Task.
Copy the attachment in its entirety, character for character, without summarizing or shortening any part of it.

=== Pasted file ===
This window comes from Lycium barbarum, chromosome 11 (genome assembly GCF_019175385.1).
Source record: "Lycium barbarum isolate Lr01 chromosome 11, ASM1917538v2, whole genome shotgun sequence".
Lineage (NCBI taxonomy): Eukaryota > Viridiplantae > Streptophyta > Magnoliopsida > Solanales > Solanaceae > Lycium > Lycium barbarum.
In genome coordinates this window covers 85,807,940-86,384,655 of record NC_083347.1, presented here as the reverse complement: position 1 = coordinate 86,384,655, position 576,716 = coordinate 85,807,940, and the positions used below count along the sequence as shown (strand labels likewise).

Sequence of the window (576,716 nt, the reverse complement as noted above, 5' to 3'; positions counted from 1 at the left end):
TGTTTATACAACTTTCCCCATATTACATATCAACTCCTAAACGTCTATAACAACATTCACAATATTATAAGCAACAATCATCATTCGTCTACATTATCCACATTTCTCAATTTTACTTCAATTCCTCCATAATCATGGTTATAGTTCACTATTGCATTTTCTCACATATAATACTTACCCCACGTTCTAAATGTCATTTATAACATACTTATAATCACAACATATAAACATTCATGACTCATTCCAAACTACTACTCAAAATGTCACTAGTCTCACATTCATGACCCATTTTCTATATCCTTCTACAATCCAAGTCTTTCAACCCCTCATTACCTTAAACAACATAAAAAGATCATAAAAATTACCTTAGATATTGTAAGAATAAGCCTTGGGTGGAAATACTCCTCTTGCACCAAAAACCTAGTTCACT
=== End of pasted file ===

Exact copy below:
This window comes from Lycium barbarum, chromosome 11 (genome assembly GCF_019175385.1).
Source record: "Lycium barbarum isolate Lr01 chromosome 11, ASM1917538v2, whole genome shotgun sequence".
Lineage (NCBI taxonomy): Eukaryota > Viridiplantae > Streptophyta > Magnoliopsida > Solanales > Solanaceae > Lycium > Lycium barbarum.
In genome coordinates this window covers 85,807,940-86,384,655 of record NC_083347.1, presented here as the reverse complement: position 1 = coordinate 86,384,655, position 576,716 = coordinate 85,807,940, and the positions used below count along the sequence as shown (strand labels likewise).

Sequence of the window (576,716 nt, the reverse complement as noted above, 5' to 3'; positions counted from 1 at the left end):
TGTTTATACAACTTTCCCCATATTACATATCAACTCCTAAACGTCTATAACAACATTCACAATATTATAAGCAACAATCATCATTCGTCTACATTATCCACATTTCTCAATTTTACTTCAATTCCTCCATAATCATGGTTATAGTTCACTATTGCATTTTCTCACATATAATACTTACCCCACGTTCTAAATGTCATTTATAACATACTTATAATCACAACATATAAACATTCATGACTCATTCCAAACTACTACTCAAAATGTCACTAGTCTCACATTCATGACCCATTTTCTATATCCTTCTACAATCCAAGTCTTTCAACCCCTCATTACCTTAAACAACATAAAAAGATCATAAAAATTACCTTAGATATTGTAAGAATAAGCCTTGGGTGGAAATACTCCTCTTGCACCAAAAACCTAGTTCACT